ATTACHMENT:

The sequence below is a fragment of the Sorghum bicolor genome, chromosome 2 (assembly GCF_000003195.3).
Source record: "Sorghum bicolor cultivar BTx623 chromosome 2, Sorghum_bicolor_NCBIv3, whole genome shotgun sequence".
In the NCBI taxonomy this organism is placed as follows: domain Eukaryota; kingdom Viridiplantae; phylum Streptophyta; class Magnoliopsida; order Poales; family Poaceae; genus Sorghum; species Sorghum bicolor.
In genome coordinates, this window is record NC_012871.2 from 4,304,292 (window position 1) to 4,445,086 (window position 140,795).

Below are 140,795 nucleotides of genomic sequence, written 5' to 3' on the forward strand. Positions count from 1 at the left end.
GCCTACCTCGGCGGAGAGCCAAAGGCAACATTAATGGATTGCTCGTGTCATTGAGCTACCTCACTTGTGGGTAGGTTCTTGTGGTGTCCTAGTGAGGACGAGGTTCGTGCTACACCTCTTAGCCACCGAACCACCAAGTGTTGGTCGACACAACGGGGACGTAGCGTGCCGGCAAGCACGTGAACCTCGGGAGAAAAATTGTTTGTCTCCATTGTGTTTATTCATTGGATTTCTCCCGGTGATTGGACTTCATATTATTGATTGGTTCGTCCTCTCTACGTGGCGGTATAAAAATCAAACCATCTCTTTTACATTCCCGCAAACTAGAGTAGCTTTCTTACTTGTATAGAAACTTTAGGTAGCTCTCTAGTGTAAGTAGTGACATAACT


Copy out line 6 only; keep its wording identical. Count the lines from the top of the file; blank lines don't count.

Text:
GCCTACCTCGGCGGAGAGCCAAAGGCAACATTAATGGATTGCTCGTGTCATTGAGCTACCTCACTTGTGGGTAGGTTCTTGTGGTGTCCTAGTGAGGACGAGGTTCGTGCTACACCTCTTAGCCACCGAACCACCAAGTGTTGGTCGACACAACGGGGACGTAGCGTGCCGGCAAGCACGTGAACCTCGGGAGAAAAATTGTTTGTCTCCATTGTGTTTATTCATTGGATTTCTCCCGGTGATTGGACTTCATATTATTGATTGGTTCGTCCTCTCTACGTGGCGGTATAAAAATCAAACCATCTCTTTTACATTCCCGCAAACTAGAGTAGCTTTCTTACTTGTATAGAAACTTTAGGTAGCTCTCTAGTGTAAGTAGTGACATAACT